Padres Cash In Linebrink For Three Prospects


















The Deal

Two National League playoff contenders hooked up on a reliever-for-prospects trade Wednesday night, with the Brewers landing veteran Scott Linebrink and the Padres getting three young pitchers in return. Two of the prospects–righthander Will Inman (third round) and lefthander Steve Garrison (10th round)–were Milwaukee draft picks in 2005, while lefty Joe Thatcher was signed that year from the independent Frontier League.

The Big Leaguers

The Padres claimed Linebrink on waivers from the Astros in May 2003 and the righthander’s fortunes reversed dramatically. A middling reliever to that point in his career, Linebrink used his hard sinker, slider and splitter (with an assist from San Diego‘s Petco Park) to become one of the NL’s premier relievers from 2003-2006. Linebrink, 30, has struggled to repeat that success this season, as he’s posted a 3.80 ERA and blown six of seven save chances. More alarmingly, his strikeout rate has fallen off dramatically–from eight per nine innings last year to just five per nine this season. Linebrink is not signed beyond the season.

The Prospects

The centerpiece of the deal from San Diego’s perspective, Inman, 20, leads the minor leagues with 140 strikeouts, though he hadn’t yet broken through against Double-A competition (1-5, 5.45 in eight starts) like he had against A-ballers. He went 10-2, 1.71 with a 134-24 K-BB ratio for low Class A West Virginia in 2006, and followed that up by going 4-3, 1.72 with a 98-23 K-BB for high Class A Brevard County to begin this season. Though not overpowering, Inman, who was drafted from a Virginia high school, consistently commands his 89-92 mph fastball for strikes in any part of the zone. He complements the pitch with a two-plane slurve he’s trying to develop into a more conventional curveball, and he’s incorporating his changeup more each season. It’s that relative lack of secondary stuff, though, and his 6-foot frame that gives evaluators pause before forecasting Inman as a front-of-the-rotation starter.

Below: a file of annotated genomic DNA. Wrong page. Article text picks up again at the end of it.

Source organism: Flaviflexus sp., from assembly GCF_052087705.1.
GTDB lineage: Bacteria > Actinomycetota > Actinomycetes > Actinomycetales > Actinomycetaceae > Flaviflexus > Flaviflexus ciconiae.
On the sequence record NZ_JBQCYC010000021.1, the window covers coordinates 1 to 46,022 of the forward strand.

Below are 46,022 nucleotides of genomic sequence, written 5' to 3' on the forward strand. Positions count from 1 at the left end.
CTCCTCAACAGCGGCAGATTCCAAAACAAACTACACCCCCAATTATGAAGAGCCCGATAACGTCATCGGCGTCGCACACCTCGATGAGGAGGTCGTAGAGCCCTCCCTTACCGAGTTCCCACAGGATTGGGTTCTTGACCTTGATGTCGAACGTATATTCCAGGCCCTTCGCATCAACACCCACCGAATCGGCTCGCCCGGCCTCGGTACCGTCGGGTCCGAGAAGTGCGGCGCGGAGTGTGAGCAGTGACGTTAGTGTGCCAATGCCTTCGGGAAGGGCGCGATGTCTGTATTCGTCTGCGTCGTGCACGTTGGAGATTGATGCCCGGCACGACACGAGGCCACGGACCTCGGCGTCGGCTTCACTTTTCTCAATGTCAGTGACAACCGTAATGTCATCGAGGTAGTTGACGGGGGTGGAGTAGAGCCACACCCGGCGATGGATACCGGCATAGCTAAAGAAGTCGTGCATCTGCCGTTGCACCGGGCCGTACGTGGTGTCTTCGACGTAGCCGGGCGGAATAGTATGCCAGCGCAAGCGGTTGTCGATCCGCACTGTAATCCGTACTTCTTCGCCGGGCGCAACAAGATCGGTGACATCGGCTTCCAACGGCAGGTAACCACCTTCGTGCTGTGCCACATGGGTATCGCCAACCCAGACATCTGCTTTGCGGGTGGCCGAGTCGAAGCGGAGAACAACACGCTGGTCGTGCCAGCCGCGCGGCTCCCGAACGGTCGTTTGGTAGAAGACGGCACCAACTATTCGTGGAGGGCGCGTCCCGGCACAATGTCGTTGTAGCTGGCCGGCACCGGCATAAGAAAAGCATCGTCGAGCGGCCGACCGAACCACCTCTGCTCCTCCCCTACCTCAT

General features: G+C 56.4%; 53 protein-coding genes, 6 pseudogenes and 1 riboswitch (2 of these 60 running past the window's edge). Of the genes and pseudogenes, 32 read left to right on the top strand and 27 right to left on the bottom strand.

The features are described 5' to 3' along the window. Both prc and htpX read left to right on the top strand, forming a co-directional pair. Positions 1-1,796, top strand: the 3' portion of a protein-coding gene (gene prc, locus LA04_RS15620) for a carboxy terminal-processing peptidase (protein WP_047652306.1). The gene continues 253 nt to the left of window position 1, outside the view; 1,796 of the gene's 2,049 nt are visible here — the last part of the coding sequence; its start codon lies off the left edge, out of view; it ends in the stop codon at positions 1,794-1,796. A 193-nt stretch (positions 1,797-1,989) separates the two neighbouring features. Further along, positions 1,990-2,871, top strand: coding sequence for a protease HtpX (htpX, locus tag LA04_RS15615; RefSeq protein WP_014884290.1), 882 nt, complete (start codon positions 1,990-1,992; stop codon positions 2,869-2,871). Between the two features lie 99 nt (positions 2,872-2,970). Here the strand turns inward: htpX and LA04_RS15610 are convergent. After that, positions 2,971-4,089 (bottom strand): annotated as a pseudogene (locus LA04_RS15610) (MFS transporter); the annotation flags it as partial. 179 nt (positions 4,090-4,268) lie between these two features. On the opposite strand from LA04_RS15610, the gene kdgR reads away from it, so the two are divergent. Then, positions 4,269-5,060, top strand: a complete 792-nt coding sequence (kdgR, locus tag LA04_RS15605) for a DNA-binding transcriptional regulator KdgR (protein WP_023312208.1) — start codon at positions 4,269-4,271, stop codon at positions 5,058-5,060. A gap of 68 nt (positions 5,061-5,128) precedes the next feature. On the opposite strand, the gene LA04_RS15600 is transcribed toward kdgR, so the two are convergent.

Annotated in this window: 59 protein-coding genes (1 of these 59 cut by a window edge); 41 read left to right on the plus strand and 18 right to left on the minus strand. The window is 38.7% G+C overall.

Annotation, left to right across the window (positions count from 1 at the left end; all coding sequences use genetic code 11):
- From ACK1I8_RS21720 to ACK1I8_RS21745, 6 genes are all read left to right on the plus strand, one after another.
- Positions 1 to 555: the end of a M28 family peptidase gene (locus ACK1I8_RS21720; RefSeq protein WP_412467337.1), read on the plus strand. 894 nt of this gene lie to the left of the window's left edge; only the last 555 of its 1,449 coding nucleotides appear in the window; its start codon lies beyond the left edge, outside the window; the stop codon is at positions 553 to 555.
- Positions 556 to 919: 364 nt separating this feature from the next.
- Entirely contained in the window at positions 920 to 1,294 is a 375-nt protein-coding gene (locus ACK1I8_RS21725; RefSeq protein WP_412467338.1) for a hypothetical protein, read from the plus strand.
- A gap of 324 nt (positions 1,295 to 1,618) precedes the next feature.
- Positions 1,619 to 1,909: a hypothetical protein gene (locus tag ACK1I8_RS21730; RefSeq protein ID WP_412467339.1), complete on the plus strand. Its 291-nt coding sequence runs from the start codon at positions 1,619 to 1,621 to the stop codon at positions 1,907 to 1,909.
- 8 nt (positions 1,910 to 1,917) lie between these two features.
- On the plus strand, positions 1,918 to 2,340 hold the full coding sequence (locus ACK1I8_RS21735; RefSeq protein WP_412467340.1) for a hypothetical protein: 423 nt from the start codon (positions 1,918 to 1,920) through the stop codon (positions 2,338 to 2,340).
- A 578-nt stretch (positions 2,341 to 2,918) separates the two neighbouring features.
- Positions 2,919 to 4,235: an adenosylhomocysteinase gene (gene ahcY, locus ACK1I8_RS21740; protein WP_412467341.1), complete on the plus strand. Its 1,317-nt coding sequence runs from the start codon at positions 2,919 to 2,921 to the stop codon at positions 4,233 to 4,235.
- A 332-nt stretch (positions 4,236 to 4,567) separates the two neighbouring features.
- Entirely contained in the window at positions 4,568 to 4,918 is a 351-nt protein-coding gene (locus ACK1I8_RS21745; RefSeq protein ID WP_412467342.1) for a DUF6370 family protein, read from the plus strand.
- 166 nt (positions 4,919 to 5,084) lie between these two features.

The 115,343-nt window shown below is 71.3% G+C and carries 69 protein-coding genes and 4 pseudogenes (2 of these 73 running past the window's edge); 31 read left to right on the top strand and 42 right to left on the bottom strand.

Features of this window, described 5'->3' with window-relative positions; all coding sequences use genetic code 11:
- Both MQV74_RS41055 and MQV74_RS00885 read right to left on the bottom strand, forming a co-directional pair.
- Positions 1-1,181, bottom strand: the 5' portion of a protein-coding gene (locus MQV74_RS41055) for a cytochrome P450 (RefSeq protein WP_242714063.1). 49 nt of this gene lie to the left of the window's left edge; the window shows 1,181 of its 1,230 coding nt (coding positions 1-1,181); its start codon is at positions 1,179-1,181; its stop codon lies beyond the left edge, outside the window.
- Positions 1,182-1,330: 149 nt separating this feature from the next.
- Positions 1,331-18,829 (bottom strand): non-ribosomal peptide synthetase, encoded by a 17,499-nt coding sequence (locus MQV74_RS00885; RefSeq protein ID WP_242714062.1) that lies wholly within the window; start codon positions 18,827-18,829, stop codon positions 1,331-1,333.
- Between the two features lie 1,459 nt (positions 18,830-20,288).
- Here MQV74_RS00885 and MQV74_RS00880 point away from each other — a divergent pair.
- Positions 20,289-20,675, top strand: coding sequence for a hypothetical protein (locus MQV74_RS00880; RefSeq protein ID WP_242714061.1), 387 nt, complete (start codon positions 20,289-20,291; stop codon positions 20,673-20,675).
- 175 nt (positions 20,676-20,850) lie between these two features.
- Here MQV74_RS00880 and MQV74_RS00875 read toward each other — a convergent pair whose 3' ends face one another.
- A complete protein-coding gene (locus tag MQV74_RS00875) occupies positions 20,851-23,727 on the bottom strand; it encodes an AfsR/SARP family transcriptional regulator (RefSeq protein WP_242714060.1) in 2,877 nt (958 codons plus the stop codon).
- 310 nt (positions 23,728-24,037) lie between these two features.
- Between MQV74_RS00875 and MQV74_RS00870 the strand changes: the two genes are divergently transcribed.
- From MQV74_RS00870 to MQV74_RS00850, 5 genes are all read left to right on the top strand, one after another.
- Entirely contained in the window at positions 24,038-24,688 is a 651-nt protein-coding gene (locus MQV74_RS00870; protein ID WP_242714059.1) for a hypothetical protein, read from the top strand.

Garrison, 20, attended the elite Hun School of Princeton, N.J., and is a smart, poised, athletic lefty who offers four pitches and a plan on how to attack hitters. The Brewers bought him out of a North Carolina commitment and gave him a bonus commensurate with fifth-round money. Garrison, who has gone 8-4, 3.44 with 74-28 K-BB in 105 innings for Brevard County, throws strikes with an 87-89 mph fastball and complements it with a slider, curve and changeup that all rate as average to a tick below. Like Inman, Garrison does not overpower hitters, so he can be susceptible to the long ball when he leaves the ball up.


Thatcher, the old man of this bunch at 25, has moved quickly to Triple-A since joining the Brewers in July 2005. Undrafted coming out of Indiana State in 2004, Thatcher has become well-suited for a lefty specialist’s role with his 88-91 mph fastball and sweeping slider from a low three-quarters slot. He has put up a .209/.277/.233 line against same-side batters this season.

Quick Take

With the emergence of Heath Bell and a sizable advantage in NL bullpen ERA–almost half a run, in fact–the Padres felt comfortable dealing from strength to acquire three young arms. And while Linebrink has been quite dependable, he also averaged 81 innings per season from 2003-2006, and it would only be natural for the Padres to wonder how many bullets he has left after his mediocre start to 2007. The Brewers, meanwhile, bolster their playoff chances against the hard-charging Cubs by adding a power reliever to go with closer Francisco Cordero and set-up man Derrick Turnbow.


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